Saturday, October 22, 2016

Corvette Racing Weekend, Simeone Museum, Philadelphia, October 21-22, 2016

Corvettes a'plenty!  The Grand Sport Roadster passes visitors' cars, including our Machine Silver C6 Coupe
After our terrific experience visiting the Simeone Museum in September 2015,  it was a great pleasure to return a year later for what looked set to be another outstanding event.  The Corvette Racing Weekend was an opportunity to hear about Corvette Racing's 2016 season from Doug Feehan, the team manager, and Tommy Milner, one of the C7.R drivers, as well as to see the museum's fabulous 1963 002 Grand Sport Roadster actually being driven.  As we were to learn, there were other surprises in store.

Guests came with lots of Corvettes

On Friday evening we drove from our nearby hotel, close to the Philadelphia Airport, to the museum and joined the line of Corvettes that were in the big parking lot.  The evening began with a nice buffet dinner and we found ourselves a seat at a big table near the stage so that we could enjoy the talks after dinner.  The other people at the table were an interesting group, including two men who had come from Pittsburgh and had several vintage Corvettes.  Directly next to us was a friendly older couple from nearby and we were delighted to learn that it was George and Gretchen Wintersteen.  George had raced cars for Roger Penske and had purchased the Grand Sport from him, campaigning it in 1966.  His final race with the car was at Mosport that year but the car was really not very competitive at this point.  He sold it onward for $6,700 and felt he had gotten the good end of the deal.  Of course, today he regrets not keeping it!

Another couple at our table were John and Cathy Sloan and I spoke at some length with Mr. Sloan about the gorgeous orange Leldon Blackwell Racing 1968 Corvette L-88 race car that he had had restored and which was shown at the L-88 class showing at the Amelia Island Concours in 2015.  It was only display at the Simeone Museum with the other cars and looked a lot better than in probably did back in the day when it was built up from a wrecked 1968 convertible.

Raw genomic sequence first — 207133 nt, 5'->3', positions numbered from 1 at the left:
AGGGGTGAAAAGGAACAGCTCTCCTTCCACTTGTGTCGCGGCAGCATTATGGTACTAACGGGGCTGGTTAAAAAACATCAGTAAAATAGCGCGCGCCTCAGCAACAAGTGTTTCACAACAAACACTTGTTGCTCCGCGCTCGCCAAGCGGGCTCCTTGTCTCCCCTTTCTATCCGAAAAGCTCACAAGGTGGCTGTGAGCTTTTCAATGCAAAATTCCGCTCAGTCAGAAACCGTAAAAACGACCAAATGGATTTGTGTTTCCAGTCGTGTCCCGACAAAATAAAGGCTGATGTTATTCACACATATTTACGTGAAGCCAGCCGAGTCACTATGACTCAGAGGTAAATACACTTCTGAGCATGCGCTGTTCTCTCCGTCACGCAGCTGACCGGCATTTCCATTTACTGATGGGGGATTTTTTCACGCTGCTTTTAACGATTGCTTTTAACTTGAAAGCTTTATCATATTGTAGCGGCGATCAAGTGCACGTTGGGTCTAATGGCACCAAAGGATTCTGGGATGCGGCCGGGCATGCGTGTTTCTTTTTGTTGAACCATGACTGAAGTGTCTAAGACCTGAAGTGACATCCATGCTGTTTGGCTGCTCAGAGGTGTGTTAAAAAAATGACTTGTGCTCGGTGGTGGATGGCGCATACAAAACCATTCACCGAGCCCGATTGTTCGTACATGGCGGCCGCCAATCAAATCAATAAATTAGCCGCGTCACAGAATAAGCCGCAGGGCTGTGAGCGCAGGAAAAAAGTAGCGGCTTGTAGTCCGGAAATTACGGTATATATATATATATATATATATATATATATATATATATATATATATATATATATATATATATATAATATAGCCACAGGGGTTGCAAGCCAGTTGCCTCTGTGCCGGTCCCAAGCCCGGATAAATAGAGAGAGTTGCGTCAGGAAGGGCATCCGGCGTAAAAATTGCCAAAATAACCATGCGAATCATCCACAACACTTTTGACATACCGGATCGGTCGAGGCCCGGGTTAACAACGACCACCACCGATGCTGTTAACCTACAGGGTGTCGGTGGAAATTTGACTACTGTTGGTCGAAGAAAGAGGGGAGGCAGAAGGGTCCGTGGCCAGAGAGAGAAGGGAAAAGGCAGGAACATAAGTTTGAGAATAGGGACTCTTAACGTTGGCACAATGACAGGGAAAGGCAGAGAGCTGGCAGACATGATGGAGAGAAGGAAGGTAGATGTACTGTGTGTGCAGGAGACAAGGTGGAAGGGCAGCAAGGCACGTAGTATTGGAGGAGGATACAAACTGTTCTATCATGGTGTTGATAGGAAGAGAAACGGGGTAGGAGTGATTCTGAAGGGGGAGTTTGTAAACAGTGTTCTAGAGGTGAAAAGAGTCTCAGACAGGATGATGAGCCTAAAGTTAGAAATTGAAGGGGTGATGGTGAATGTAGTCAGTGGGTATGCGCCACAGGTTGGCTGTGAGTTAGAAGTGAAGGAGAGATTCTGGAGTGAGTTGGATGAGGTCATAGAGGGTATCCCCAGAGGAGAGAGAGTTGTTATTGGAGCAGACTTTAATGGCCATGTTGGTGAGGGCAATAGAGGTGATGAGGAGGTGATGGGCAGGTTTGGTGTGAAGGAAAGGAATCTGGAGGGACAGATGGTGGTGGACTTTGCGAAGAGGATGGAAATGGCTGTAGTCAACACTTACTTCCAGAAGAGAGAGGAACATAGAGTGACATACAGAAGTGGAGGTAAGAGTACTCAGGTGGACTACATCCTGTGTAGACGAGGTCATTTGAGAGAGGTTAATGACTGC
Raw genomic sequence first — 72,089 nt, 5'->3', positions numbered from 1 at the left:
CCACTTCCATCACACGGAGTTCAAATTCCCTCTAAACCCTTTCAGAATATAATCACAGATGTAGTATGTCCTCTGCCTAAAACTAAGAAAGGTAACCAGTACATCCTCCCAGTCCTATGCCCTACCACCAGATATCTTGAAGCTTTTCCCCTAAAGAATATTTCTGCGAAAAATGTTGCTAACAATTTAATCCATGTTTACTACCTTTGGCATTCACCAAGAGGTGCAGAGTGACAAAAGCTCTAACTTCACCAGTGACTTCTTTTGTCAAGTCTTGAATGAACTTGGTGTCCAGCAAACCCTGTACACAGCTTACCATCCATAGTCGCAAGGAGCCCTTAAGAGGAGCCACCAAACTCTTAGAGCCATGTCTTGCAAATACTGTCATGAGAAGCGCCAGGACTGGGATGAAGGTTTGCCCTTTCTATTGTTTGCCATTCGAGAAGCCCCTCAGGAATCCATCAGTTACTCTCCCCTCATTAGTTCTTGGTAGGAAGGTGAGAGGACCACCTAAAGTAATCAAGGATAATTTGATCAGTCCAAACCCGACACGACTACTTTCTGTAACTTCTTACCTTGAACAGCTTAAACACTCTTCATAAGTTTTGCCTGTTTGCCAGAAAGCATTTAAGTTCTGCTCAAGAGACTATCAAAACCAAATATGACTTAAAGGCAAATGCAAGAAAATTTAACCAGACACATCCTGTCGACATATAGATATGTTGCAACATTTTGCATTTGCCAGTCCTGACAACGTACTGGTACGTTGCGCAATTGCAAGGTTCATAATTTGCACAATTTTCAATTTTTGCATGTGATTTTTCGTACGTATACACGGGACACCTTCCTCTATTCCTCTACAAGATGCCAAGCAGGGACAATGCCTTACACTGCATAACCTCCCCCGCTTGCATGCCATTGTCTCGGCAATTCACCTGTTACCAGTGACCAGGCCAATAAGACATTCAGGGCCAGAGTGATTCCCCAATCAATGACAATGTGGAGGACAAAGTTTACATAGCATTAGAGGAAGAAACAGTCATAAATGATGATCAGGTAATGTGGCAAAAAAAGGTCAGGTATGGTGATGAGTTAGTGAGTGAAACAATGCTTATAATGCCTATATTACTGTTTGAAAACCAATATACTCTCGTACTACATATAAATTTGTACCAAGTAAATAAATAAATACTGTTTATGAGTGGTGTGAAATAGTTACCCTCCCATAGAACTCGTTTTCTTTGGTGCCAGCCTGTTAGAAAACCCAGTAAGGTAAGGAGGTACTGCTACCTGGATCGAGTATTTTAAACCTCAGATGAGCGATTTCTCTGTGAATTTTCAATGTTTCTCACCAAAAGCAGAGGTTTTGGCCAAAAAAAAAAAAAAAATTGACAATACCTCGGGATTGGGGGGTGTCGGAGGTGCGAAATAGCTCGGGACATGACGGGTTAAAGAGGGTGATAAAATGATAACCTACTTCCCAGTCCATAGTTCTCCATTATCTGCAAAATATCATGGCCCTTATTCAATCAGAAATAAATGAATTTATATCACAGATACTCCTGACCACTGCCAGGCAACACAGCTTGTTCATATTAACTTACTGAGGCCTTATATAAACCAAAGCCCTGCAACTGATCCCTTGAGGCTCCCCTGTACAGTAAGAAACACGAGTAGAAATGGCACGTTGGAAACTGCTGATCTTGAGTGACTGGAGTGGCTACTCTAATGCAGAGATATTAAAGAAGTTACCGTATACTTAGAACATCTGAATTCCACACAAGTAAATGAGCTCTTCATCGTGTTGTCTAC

Corvette Racing Dinner Party (photo from the Simeone Museum)
The car was front and centre and there was also Z06 C7.R Edition car as well (basically a C7 Z06 with cosmetic enhancements, including a lot of carbon fibre and the Z07 performance package).

1963 Corvette Grand Sport, No. 002, converted to Roadster form in 1964 and stored at General Motors until sold to Roger Penske in 1966, then sold to George Wintersteen

My chance to pose with a star!

2016 Corvette Z06 C7.R Edition, one of 500
We also had the opportunity to look at a special exhibition of Corvettes that had been organized by the National Corvette Restorers Society (NCRS), showcasing a number of rare and/or historically significant cars.  

1967 Corvette Sting Ray Convertible

1962 Corvette Sebring Racer, one of five factory-sponsored cars to race the event

1965 Corvette Sting Ray Coupe, once owned and raced by actor Peter Fonda, only documented radio/heater delete Corvette

1957 fuel-injected Corvette

1955 Corvette

1968 Corvette L-88 Sunray DX racer, 1st in GT Class at Sebring in 1968 and 6th overall

1968 Corvette, used by Zora Arkus-Duntov for testing, finished 2nd at Daytona Presidential 250 and 16th at 24 Hours of Daytona.  It was awarded a special prize for reaching 222 mph at Daytona.  Restored to as-new condition, it was shown at the 2015 Amelia Island Concours d'Elegance when L-88s were honoured.

1970 Corvette LT-1 Roadster, one of only 250 convertibles built

1969 Corvette L-88 Coupe, one of 17 automatic cars built and one of two Canadian export L-88s